John Libbey Eurotext

Gériatrie et Psychologie Neuropsychiatrie du Vieillissement


The relationship between death obsession and religiosity in non-demented Muslim residents of a nursing home in TunisiaDeath obsession and religiosity Volume 18, issue 1, Mars 2020

1 Université de Tunis El Manar, Faculté de médecine, Tunis, Tunisie
2 Hôpital Razi, La Mannouba, Tunisie
* Correspondance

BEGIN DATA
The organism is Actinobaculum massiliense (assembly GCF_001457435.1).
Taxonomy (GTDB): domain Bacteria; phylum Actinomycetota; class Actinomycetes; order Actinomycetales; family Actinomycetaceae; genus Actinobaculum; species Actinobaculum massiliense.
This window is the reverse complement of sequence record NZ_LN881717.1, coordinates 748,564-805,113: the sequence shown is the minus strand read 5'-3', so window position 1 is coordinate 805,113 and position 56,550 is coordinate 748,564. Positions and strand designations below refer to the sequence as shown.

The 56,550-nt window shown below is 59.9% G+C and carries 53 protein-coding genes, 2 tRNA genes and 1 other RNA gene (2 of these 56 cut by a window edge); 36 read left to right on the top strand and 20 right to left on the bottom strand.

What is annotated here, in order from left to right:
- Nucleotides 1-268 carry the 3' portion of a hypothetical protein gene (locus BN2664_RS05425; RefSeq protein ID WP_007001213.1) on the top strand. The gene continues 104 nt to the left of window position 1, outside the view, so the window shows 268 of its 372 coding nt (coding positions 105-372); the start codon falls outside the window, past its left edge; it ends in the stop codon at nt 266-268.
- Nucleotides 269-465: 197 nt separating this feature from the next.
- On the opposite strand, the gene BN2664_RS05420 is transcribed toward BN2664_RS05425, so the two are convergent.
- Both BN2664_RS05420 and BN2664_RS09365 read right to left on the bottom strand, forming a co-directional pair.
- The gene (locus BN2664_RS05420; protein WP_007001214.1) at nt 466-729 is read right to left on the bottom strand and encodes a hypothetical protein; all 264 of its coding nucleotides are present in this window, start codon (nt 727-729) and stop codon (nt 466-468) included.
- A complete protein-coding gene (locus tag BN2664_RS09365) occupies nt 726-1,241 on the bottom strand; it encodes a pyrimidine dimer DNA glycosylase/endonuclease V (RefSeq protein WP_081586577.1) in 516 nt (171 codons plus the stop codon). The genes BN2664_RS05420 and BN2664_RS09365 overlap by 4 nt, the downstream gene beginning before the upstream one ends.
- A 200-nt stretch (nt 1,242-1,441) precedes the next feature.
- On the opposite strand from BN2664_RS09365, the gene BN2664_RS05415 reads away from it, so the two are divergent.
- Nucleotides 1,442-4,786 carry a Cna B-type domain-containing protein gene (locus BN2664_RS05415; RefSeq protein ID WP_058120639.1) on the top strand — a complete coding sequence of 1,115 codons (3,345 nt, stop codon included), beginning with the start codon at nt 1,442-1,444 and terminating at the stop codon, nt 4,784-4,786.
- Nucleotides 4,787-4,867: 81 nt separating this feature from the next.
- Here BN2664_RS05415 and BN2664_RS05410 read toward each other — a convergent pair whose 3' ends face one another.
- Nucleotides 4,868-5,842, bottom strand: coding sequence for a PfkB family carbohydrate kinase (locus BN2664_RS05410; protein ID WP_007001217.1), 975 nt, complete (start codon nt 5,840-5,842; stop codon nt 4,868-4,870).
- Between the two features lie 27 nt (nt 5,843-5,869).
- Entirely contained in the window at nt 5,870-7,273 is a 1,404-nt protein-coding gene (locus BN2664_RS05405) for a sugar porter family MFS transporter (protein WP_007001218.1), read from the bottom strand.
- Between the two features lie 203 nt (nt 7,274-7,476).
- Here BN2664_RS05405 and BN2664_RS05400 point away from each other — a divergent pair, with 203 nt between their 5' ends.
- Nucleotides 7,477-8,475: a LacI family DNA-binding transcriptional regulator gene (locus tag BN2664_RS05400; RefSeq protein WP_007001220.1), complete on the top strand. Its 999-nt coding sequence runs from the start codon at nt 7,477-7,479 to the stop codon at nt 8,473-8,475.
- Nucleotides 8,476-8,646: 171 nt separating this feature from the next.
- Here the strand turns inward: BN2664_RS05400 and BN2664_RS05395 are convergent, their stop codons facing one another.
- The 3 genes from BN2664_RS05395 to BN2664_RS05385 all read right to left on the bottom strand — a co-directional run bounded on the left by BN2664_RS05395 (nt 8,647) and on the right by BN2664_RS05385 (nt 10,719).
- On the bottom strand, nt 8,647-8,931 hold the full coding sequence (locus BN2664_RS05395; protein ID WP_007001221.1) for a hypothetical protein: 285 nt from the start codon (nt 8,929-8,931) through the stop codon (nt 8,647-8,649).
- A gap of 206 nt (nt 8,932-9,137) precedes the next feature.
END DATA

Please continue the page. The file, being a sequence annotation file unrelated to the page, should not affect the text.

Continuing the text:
Background: Death distress is a significant problem in the older population and may be more pronounced in certain vulnerable older people, including those living in nursing home facilities. We aimed to assess death obsession (DO) in elderly people without dementia living in nursing homes, and to examine the association between DO and religiosity. Methods: We carried out a cross-sectional survey involving 42 elderly subjects living in a nursing home in Manouba, Tunisia. The “Mini-Mental State Examination”, “Geriatric Depression Scale”, “Activity of Daily Living”, “Cumulative Illness Rating Scale-Geriatric”, “Death Obsession Scale”, “Brief Religious Coping Scale” and “Arabic Religiosity Scale” were used to assess cognitive functions, depression, level of dependency, comorbidities, death obsession, religious coping, and religiosity, respectively. Results: We found relatively high death obsession scores, with no gender differences (mean scores = 33.1 ± 18.1). Death obsession was significantly and positively associated with comorbidity scores (p = 0.04). No significant correlation was found between death obsession scores and religiosity and religious coping scores based on the bivariate analysis. Similarly, multiple hierarchical regression revealed that religious variables (overall religiosity and religious coping) did not significantly contribute to variance in death obsession. Conclusion: Older people living in nursing homes have specific psychosocial and spiritual needs which health care providers should recognise, assess and treat appropriately, at an early stage.